22 years after the film ‘The Beach’ starring Leo DiCaprio was made, it seems like 20th Century Fox is finally made to pay for its ecological sins.
Accused of destroying Maya Bay
This comes after Thailand’s Supreme Court upheld a previous ruling for the Royal Forest Department to resume rehabilitation works on Maya Bay, an idyllic beach on Ko Phi Phi Leh in southern Thailand, reported Vice.
It also upheld a 2019 agreement which would require the plaintiffs and two film production companies — 20th Century Fox and Thai film studio Santa International Film Productions to fork out 10 million baht (RM1,233,133.75).
The Guardian reported that 20th Century Fox was accused of destroying Maya Bay by uprooting local plants and replacing them with coconut trees in a bid to give the film a more “tropical feel”.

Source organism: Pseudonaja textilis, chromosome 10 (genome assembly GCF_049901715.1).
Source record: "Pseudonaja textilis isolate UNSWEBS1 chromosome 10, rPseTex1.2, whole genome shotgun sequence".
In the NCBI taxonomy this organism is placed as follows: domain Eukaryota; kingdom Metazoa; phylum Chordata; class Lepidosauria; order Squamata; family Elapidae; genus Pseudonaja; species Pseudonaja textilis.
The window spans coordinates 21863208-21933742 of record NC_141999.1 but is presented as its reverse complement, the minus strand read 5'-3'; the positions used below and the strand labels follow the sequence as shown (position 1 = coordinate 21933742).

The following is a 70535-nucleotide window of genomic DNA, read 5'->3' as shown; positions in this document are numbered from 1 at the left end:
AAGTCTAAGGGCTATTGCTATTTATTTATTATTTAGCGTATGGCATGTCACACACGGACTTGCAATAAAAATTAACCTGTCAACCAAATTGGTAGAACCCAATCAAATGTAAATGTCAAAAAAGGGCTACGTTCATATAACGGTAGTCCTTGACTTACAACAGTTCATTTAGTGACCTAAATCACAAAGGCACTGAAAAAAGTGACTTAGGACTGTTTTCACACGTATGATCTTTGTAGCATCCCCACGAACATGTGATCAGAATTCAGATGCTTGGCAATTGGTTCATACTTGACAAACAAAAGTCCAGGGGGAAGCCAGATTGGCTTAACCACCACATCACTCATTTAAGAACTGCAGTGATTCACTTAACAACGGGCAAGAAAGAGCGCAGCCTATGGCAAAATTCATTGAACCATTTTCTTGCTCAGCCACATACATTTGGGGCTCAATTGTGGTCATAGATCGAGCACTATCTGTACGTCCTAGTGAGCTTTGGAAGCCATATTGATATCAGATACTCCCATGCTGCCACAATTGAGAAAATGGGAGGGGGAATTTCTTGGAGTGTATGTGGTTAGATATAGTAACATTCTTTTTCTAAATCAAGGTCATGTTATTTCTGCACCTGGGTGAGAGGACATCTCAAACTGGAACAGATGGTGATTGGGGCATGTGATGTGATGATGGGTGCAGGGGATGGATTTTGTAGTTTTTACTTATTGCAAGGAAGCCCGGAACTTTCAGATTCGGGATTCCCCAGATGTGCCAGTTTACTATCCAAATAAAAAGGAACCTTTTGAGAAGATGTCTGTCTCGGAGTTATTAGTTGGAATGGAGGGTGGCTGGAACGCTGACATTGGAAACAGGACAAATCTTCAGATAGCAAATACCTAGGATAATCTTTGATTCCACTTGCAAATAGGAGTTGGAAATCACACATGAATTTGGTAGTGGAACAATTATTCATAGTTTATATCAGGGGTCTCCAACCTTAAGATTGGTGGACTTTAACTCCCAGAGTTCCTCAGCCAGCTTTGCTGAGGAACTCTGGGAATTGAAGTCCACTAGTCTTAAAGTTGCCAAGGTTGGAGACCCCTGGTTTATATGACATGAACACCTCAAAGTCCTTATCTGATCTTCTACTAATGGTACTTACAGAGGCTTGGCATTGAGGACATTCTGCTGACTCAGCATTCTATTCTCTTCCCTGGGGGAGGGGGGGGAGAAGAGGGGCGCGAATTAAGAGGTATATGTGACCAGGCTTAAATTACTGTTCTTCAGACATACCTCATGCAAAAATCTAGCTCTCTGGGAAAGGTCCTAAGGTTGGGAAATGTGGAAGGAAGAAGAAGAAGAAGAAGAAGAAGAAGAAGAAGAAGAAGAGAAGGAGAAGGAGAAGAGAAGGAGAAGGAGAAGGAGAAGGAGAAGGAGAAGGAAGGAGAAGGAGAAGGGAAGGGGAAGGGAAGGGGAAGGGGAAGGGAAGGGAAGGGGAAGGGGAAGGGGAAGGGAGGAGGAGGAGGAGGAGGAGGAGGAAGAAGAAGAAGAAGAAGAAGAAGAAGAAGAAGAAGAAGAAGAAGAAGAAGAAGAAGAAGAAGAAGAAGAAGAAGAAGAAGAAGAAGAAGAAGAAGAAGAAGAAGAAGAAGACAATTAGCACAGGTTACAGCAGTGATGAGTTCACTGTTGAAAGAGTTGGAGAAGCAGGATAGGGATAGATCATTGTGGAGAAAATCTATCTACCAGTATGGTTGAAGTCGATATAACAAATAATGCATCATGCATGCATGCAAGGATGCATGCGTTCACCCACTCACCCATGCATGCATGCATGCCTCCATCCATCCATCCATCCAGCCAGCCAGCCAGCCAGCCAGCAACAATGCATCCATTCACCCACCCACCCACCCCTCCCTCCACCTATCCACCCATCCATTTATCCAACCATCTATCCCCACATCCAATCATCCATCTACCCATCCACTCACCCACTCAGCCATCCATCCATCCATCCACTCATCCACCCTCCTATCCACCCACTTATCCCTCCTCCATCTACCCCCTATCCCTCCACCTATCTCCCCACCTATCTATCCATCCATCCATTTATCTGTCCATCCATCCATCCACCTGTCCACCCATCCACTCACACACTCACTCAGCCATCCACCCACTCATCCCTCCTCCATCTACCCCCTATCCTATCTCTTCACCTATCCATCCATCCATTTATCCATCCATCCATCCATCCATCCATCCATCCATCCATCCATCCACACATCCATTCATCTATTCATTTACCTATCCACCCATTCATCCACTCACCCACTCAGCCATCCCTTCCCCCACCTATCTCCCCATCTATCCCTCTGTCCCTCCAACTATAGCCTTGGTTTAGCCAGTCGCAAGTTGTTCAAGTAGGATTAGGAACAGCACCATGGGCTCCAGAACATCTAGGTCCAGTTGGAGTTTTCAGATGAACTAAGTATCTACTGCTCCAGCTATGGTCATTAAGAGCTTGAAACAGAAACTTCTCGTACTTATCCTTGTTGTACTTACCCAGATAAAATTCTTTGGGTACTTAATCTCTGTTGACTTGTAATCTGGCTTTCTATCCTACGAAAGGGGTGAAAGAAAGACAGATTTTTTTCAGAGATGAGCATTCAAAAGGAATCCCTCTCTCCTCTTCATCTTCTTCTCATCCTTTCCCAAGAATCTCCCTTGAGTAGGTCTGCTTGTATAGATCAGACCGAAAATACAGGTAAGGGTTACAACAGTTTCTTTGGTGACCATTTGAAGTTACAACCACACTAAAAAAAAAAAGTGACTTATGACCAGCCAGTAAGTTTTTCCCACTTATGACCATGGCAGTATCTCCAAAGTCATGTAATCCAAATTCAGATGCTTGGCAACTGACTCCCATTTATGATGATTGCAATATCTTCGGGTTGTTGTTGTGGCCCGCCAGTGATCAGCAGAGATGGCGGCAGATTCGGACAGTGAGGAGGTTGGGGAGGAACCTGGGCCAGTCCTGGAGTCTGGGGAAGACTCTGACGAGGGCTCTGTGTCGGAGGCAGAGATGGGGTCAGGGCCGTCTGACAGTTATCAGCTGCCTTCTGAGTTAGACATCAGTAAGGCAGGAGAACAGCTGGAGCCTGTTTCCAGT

However, the US production studio flatly denied the claims, saying that it had left the beach as it was and removed all rubbish from the location.
In 1999, a lawsuit was filed against Thai government agencies, 20th Century Fox and Santa International Film Productions along with 10 million baht in compensation.
‘The Beach’ — Cinematic & ecological disaster
Aside from legal woes, ‘The Beach’ was also a cinematic disaster on all fronts for 20th Century Fox.
It earned DiCaprio a Raspberry Award and currently ranks as Danny Boyle’s worst movie yet.
As for Maya Bay, Thai authorities were forced to close it off to tourists for an indefinite period of time in October 2018 to let it ‘heal’ from ecological damage following an influx of close to 6,000 visitors daily.
It was reopened in early 2022 but the number of visitors has been capped to prevent further ecological damage.